Creating Fresh Squeezed Motivation: Five Steps To Developing A Leadership Strategy

A Leadership Strategy must compliment every business strategy. Here is a five-step process to develop a Leadership Strategy. (Part 2 of 2)

By Brent Filson - 10/2006

Keeping the motivation of your clients’ fresh while they’re learning and applying what they learned is a challenge for corporate learning leaders.

But there is another, crucial dimension of motivation, though few learning leaders know it even exists.

This dimension entails the development and execution of a Leadership Strategy to support your organization’s business strategy.

In the last newsletter, I defined a Leadership Strategy and described its importance to your job, your career and your organization.

In this newsletter, I’ll show precisely how to create a Leadership Strategy and set it into motion in your organization to achieve a stream of fresh motivation for great business results.

In the last newsletter, I said there was a crucial difference between a business strategy and a Leadership Strategy. Whereas a business strategy seeks to marshal an organization’s functions around central, organizing concepts, a Leadership Strategy, on the other hand, seeks to obtain, organize, and direct the heartfelt commitment of the people who must carry out the business strategy. I described how a Leadership Strategy can drive increases in hard measured results as no business strategy can; how a Leadership Strategy can help saturate all functions and ranks with motivated employees; how a Leadership Strategy can invigorate cross-functional activities; how a Leadership Strategy can create a more effective and efficient competitive culture; how a Leadership Strategy can elevate learning leaders to the top ranks of the company.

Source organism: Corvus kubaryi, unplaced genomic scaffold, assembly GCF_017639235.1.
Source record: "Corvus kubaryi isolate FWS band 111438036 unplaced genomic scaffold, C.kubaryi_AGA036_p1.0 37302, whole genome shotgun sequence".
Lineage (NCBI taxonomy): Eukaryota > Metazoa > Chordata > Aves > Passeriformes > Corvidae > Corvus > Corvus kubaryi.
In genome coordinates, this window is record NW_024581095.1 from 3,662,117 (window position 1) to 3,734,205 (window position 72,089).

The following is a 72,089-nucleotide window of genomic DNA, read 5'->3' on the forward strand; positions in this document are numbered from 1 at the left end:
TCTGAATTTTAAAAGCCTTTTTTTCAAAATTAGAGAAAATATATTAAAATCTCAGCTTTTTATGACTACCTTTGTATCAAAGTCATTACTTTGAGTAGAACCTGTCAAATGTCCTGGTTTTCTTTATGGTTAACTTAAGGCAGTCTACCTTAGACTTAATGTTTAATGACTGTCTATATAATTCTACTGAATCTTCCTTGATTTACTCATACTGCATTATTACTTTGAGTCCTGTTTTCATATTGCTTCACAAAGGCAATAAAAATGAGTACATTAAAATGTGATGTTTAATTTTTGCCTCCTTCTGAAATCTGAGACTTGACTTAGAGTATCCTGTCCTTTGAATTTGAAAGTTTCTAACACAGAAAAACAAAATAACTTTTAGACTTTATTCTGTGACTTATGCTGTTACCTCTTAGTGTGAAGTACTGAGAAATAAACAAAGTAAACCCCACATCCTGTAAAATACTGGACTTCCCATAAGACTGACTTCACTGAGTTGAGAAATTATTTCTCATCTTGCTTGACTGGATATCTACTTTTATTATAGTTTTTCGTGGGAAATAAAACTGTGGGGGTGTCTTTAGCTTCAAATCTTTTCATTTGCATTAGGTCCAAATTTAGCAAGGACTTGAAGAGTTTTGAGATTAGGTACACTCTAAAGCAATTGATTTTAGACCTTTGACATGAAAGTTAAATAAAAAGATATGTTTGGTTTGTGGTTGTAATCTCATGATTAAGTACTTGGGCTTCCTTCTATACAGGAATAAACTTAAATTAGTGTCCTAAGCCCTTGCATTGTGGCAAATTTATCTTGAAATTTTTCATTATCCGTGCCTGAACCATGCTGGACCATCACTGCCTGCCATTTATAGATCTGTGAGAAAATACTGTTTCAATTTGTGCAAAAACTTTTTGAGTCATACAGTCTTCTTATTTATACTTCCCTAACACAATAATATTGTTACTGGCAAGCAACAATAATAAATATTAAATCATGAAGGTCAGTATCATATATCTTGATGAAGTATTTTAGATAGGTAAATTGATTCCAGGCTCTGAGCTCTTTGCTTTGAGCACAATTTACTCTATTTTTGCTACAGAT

A Leadership Strategy is absolutely vital to getting employees motivated as a group to be the ardent cause leaders of the business strategy. The vast majority of business strategies don’t come to grips with this issue, despite it being one of the most important issues of organizational achievement.


(1) Know What “Ain’t So”.

“It’s not what you know that’s important,“ said Josh Billings of my Massachusetts Berkshires, “It’s what you know that ain’t so.”

Few organizations develop a coherent, simple business strategy. What “ain’t so” about a business strategy can entail:

-- An absence of strategy, which is a common state of affairs for many organizations.

-- A strategy known only to the top executives.

-- A strategy so complicated and/or confusing that even those who promote the strategy can’t or won’t communicate it clearly.

–- A strategy ignored or disdained by the people who must execute it. The point is that you should try to understand the business strategy – or lack thereof -- of your organization. As a learning leader, you may not be able to change the strategy or influence it to any great degree; but you should be aware of the strategic context in which you can introduce your Leadership Strategy.

The Leadership Strategy isn’t necessarily meant to supplant a business strategy. It’s to reinforce it or, if it’s a bad business strategy, to mitigate its pernicious consequences.

However, there can be circumstances when a Leadership Strategy is so clearly superior to a business strategy that it actually does replace that business strategy.

For instance, I worked with an American manufacturing leader that had a clear business strategy. The company was getting hammered by cheaper overseas manufacturing. If costs weren’t sharply reduced, the company would either be sold or liquidated. So the executives developed a radical cost-cutting business strategy to institute both short and long term.

The goals of the strategy were to achieve a major cost reduction immediately and after that a five percent cost reduction every year, irrespective of inflation.